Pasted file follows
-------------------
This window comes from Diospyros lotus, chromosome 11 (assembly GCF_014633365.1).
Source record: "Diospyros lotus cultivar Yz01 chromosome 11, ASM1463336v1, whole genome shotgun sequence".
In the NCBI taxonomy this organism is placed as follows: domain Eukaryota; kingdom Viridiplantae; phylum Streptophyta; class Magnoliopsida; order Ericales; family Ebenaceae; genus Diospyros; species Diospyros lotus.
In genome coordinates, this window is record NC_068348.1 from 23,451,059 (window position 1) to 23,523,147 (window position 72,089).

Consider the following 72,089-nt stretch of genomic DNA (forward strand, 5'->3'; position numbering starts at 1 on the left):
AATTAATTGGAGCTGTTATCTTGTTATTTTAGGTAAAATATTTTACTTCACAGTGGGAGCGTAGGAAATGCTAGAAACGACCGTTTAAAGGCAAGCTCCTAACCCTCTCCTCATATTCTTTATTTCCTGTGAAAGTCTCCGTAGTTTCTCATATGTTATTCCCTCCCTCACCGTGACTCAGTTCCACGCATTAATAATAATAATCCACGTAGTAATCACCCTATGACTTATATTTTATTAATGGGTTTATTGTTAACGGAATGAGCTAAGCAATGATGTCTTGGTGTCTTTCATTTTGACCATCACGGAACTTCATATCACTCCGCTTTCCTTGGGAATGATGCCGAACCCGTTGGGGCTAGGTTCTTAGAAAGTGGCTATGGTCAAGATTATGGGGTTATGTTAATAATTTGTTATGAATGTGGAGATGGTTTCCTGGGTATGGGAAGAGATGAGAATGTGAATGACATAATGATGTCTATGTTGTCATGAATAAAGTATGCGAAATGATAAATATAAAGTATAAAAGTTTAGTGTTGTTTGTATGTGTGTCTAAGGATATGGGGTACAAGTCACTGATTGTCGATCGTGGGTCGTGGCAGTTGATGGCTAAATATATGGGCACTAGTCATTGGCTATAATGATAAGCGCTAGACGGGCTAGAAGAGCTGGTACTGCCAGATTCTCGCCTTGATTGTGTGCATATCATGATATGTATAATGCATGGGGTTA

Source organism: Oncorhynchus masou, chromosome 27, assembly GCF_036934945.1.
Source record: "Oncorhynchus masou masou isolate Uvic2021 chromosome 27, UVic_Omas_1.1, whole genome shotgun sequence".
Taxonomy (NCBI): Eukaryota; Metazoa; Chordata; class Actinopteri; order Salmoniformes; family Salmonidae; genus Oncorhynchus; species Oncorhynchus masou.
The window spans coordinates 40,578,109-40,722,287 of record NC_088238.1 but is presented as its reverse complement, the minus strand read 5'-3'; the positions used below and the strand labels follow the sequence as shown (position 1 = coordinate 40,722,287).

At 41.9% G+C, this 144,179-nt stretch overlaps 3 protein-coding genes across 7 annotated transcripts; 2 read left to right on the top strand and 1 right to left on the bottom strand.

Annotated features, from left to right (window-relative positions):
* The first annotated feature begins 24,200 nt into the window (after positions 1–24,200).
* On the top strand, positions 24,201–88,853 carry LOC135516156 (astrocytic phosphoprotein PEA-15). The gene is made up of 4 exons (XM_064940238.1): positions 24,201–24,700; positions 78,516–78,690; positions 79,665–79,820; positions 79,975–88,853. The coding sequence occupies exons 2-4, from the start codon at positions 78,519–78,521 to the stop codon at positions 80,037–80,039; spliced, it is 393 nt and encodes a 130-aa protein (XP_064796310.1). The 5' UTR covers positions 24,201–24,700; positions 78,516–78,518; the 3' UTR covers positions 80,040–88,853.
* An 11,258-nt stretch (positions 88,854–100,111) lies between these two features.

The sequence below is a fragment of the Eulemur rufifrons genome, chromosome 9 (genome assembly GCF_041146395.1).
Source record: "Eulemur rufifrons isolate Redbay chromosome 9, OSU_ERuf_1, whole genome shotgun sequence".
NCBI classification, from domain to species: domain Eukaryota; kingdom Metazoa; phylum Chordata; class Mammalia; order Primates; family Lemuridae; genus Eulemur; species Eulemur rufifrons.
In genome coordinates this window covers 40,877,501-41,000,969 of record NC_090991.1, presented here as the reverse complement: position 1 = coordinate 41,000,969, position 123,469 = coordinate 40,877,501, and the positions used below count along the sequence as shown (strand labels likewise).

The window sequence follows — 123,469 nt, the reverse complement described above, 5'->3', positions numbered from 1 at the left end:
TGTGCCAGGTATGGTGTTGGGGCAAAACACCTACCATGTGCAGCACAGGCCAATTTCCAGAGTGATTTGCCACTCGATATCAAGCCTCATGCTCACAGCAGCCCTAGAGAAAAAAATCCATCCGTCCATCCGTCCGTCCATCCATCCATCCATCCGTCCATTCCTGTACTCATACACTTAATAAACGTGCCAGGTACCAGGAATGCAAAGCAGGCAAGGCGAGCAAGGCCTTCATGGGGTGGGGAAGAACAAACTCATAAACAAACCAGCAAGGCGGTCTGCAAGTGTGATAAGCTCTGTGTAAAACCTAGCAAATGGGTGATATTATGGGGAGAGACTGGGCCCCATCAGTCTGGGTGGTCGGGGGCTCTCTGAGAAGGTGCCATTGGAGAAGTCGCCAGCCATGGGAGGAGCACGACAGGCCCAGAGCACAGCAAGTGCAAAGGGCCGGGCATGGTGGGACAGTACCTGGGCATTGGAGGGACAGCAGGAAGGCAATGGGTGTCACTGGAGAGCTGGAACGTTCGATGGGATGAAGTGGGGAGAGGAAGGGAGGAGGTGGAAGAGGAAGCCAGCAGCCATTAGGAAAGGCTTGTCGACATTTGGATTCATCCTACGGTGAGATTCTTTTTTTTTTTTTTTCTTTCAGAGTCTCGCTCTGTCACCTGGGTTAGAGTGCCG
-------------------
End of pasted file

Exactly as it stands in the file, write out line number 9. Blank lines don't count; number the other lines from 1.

Taxonomy (NCBI): Eukaryota; Metazoa; Chordata; class Actinopteri; order Salmoniformes; family Salmonidae; genus Oncorhynchus; species Oncorhynchus masou.